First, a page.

At the height of the crisis, Kennedy told his brother Robert Kennedy: “I am not going to follow a course which will allow anyone to write a comparable book about this time, The Missiles of October.” Other aides and advisors recalled that Kennedy often cited the book, particularly Tuchman’s quotation of German Chancellor Bethman-Hollweg. When asked how the war happened, the chancellor replied “Ah, if only one knew!” But Tuchman did know: the war, she argued, resulted from miscalculations and misperceptions on all sides, as well as from the pressure that military leaders (French and Russian no less than German and Austrian) placed on civilian leaders, all of whom foretold disaster if mobilization plans were not followed to the letter.
Yet, what is odd is that the Cuban Missile Crisis of 1962, in many ways, did not resemble the July Crisis of 1914. Whereas the July crisis involved two alliances at odds not only with one another, but also doubtful of the loyalty of their alliance partners, the October Crisis was instead a crisis between two nations—nations, moreover, endowed not with dreadnoughts and machine guns, but ICBMs and atomic warheads.
But such differences between the two events do not matter, if only because Tuchman did not offer an explicit “history lesson.” (She was to do that much later, to much less effect, in The March of Folly.) Instead, she offered a story in which discernment and prudence were sorely lacking on all sides. Tellingly, Kennedy told his brother and Ted Sorenson that The Guns of August had taught him that the greatest danger a political leader could run in time of crisis was “a mistake in judgment.” By “judgment,” he no doubt understood our capacity as human beings to draw fully on perception, emotion and reason to respond to new situations in all of their specificity. (When you think about it, what Aristotle called “proper judgment” in his Ethics is what President Obama meant when he warned “Don’t do stupid stuff.”)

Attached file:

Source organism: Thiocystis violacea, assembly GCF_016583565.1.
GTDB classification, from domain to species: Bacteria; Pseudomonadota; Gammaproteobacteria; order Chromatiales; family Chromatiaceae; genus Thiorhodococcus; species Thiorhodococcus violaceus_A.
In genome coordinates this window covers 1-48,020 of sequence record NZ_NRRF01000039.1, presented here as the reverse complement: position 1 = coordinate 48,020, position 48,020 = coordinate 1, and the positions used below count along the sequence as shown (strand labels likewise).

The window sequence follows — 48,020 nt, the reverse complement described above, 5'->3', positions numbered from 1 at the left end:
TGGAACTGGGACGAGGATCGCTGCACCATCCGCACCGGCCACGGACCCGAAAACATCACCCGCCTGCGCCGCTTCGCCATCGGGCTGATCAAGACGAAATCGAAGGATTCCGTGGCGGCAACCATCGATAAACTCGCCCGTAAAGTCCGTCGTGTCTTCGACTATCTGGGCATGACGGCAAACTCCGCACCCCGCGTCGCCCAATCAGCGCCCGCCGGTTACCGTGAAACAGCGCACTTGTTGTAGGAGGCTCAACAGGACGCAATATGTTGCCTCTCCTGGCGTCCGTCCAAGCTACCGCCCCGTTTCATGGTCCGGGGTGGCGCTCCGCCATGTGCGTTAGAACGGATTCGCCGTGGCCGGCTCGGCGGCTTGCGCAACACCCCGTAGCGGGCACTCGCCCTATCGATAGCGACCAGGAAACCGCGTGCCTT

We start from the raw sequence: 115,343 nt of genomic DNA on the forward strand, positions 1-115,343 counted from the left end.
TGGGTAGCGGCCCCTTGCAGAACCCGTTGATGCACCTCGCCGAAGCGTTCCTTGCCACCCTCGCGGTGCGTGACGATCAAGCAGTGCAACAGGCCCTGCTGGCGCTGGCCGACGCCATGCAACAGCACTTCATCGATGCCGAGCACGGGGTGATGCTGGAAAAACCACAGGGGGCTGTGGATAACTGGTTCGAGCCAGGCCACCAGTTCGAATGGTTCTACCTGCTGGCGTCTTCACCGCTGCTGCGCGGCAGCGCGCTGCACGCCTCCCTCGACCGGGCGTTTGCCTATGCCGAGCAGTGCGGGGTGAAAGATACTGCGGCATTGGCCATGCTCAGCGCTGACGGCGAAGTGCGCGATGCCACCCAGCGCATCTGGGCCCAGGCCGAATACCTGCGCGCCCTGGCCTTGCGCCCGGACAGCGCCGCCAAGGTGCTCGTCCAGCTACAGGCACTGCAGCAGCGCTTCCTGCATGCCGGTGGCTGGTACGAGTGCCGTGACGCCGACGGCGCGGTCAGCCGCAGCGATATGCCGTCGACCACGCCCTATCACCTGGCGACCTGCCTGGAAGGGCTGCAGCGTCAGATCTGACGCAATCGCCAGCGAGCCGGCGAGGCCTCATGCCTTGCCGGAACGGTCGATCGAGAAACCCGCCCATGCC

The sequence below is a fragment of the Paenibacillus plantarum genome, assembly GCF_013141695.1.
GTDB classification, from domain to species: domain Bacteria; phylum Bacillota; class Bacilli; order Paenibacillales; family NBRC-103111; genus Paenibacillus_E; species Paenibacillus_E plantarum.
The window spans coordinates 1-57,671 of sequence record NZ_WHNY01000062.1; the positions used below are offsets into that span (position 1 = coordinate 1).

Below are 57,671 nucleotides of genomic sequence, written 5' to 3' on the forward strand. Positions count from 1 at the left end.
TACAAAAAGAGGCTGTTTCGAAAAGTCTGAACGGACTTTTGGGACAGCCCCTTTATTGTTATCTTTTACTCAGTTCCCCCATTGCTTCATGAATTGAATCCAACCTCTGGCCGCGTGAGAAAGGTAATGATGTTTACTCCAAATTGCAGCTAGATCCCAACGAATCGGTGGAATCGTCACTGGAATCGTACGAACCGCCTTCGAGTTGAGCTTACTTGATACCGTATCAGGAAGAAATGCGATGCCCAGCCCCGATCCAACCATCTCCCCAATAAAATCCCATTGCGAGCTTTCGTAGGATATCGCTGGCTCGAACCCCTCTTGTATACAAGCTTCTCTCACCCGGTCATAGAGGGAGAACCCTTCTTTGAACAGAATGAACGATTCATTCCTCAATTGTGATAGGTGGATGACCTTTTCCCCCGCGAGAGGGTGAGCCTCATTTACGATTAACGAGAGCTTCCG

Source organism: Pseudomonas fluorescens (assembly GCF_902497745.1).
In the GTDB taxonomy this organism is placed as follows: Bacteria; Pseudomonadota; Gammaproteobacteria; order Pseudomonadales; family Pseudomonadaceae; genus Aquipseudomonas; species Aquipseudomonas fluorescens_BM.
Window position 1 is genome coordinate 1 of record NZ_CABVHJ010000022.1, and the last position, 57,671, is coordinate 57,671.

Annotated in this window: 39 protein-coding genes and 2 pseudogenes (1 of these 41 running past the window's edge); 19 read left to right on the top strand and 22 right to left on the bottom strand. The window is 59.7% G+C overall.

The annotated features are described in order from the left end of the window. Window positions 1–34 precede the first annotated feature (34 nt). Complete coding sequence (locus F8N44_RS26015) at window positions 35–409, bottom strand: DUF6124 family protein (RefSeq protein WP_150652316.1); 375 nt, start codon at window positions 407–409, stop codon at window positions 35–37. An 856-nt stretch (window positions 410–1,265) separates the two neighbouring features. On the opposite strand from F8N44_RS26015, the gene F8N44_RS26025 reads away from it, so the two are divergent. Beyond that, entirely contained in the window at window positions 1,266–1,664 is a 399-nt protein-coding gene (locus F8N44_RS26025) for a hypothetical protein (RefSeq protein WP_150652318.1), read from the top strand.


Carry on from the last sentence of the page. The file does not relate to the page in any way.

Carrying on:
Tuchman did not provide her readers with bullet points or mere analysis, all of which is thin beer for moral and political judgment. Instead, she understood that political and moral judgment requires experience, both one’s own and that of others, distilled into narrative. Her compelling story allowed JFK to reflect on the actions of Europe’s leaders in 1914, thus deepening and sharpening his own capacity for judgment. The Guns of August, for JFK, was less thinking in time, as the title of Ernest May and Richard Neustadt’s book on historical lessons suggests, but instead thinking in narrative. It was less the way in which Tuchman presented the facts from archival documents than the way in which she re-presented them in her own present that captured Kennedy’s attention.
Perhaps there was one other lesson, the most important and most elusive one, that Kennedy gleaned both from Tuchman as well as his own experience: no society, either in 1914 or 2014, no matter how much they believe the future is secure, is exempt from disaster. But, of course, this is a lesson that very rarely takes.